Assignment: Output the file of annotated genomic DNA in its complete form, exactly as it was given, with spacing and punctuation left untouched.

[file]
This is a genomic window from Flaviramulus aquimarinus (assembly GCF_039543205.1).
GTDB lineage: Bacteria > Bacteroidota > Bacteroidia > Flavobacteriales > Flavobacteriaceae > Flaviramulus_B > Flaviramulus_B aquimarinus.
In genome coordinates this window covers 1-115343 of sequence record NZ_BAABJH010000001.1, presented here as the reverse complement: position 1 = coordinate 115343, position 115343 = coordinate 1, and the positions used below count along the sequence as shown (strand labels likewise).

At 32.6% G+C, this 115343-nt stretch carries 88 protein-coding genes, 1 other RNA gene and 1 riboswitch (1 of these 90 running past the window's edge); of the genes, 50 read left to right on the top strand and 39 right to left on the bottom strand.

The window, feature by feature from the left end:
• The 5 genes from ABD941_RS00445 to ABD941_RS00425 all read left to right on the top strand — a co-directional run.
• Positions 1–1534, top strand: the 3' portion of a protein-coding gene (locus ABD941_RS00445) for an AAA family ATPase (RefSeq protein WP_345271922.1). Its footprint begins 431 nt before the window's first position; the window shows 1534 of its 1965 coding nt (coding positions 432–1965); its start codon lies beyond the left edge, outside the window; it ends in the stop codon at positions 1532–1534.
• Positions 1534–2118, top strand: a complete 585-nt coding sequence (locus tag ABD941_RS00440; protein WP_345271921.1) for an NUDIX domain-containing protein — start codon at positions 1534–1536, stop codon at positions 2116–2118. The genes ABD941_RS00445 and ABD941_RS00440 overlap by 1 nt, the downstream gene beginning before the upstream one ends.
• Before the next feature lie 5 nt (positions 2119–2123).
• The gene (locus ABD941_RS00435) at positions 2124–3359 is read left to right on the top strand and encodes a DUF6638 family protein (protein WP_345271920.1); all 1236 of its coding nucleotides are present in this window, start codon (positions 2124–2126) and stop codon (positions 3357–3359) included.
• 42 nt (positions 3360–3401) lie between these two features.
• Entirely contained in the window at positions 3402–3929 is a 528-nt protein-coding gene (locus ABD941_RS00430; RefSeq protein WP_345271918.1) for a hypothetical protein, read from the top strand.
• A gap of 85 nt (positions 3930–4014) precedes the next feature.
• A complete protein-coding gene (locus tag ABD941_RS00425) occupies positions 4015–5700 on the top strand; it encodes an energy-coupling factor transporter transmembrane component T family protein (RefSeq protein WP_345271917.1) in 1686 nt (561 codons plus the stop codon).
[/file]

This is a genomic window from Flaviramulus aquimarinus (assembly GCF_039543205.1).
GTDB lineage: Bacteria > Bacteroidota > Bacteroidia > Flavobacteriales > Flavobacteriaceae > Flaviramulus_B > Flaviramulus_B aquimarinus.
In genome coordinates this window covers 1-115343 of sequence record NZ_BAABJH010000001.1, presented here as the reverse complement: position 1 = coordinate 115343, position 115343 = coordinate 1, and the positions used below count along the sequence as shown (strand labels likewise).

At 32.6% G+C, this 115343-nt stretch carries 88 protein-coding genes, 1 other RNA gene and 1 riboswitch (1 of these 90 running past the window's edge); of the genes, 50 read left to right on the top strand and 39 right to left on the bottom strand.

The window, feature by feature from the left end:
• The 5 genes from ABD941_RS00445 to ABD941_RS00425 all read left to right on the top strand — a co-directional run.
• Positions 1–1534, top strand: the 3' portion of a protein-coding gene (locus ABD941_RS00445) for an AAA family ATPase (RefSeq protein WP_345271922.1). Its footprint begins 431 nt before the window's first position; the window shows 1534 of its 1965 coding nt (coding positions 432–1965); its start codon lies beyond the left edge, outside the window; it ends in the stop codon at positions 1532–1534.
• Positions 1534–2118, top strand: a complete 585-nt coding sequence (locus tag ABD941_RS00440; protein WP_345271921.1) for an NUDIX domain-containing protein — start codon at positions 1534–1536, stop codon at positions 2116–2118. The genes ABD941_RS00445 and ABD941_RS00440 overlap by 1 nt, the downstream gene beginning before the upstream one ends.
• Before the next feature lie 5 nt (positions 2119–2123).
• The gene (locus ABD941_RS00435) at positions 2124–3359 is read left to right on the top strand and encodes a DUF6638 family protein (protein WP_345271920.1); all 1236 of its coding nucleotides are present in this window, start codon (positions 2124–2126) and stop codon (positions 3357–3359) included.
• 42 nt (positions 3360–3401) lie between these two features.
• Entirely contained in the window at positions 3402–3929 is a 528-nt protein-coding gene (locus ABD941_RS00430; RefSeq protein WP_345271918.1) for a hypothetical protein, read from the top strand.
• A gap of 85 nt (positions 3930–4014) precedes the next feature.
• A complete protein-coding gene (locus tag ABD941_RS00425) occupies positions 4015–5700 on the top strand; it encodes an energy-coupling factor transporter transmembrane component T family protein (RefSeq protein WP_345271917.1) in 1686 nt (561 codons plus the stop codon).